Unified School Board May Approve District-Wide Biliteracy Programs
Wednesday, July 29, 2009
The San Diego Unified school board is leaning toward approving a proposed policy that would allow all students in the district access to full-spectrum biliteracy programs.
SAN DIEGO The San Diego Unified school board is leaning toward approving a proposed policy that would allow all students in the district access to full-spectrum biliteracy programs.
The policy would allow the district to create more biliteracy programs: from high school language courses to elementary school programs that teach in a language other than English. All students would have the choice of signing up.
Currently, traditional public schools are required by law to follow an English-only instruction policy. However, there are exceptions.
Supporter Rosalia Salinas says programs that teach a language other than English would especially benefit the district's non-native English speakers.
"I think it's going to send a real clear message to our community that English learners have really special needs," Salinas said. "And those needs need to be addressed."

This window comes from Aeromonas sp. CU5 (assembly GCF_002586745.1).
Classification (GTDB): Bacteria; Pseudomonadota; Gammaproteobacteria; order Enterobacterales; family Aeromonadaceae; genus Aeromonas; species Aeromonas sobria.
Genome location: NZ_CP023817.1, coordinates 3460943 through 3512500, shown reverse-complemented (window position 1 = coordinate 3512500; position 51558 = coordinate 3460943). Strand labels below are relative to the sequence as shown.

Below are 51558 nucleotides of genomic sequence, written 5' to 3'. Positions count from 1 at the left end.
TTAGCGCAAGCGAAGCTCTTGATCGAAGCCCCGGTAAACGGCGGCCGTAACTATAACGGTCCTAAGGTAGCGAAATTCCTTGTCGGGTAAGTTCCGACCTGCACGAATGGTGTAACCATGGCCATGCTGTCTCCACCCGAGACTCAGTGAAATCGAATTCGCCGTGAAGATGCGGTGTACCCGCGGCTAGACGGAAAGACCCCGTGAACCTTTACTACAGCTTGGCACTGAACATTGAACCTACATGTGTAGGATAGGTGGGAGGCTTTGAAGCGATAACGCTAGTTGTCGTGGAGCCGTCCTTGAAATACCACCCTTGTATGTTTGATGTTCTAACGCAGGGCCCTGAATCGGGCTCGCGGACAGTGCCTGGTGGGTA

But school board member Katherine Nakamura [search] isn't convinced. She worries too many programs will be offered in Spanish. She also worries biliteracy programs will not be available in all of the district's neighborhoods. At the same time, Nakamura says the district shouldn't pressure kids into learning another language.
"Language acquisition is not everybody's thing," Nakamura said. "It's not what everybody really wants to do. And there's nothing worse than making a kid go through French irregular verbs, when they don't wanna."
"I think we have to look at language learning as an essential part of the curriculum," Evans said. "You can say, 'Not all kids are into learning another language,' but I've talked with many kids who are not all into algebra."
The school board still has many questions about the policy, including how the district would pay for more biliteracy programs and teachers. The board is expected to take up the issue again next week.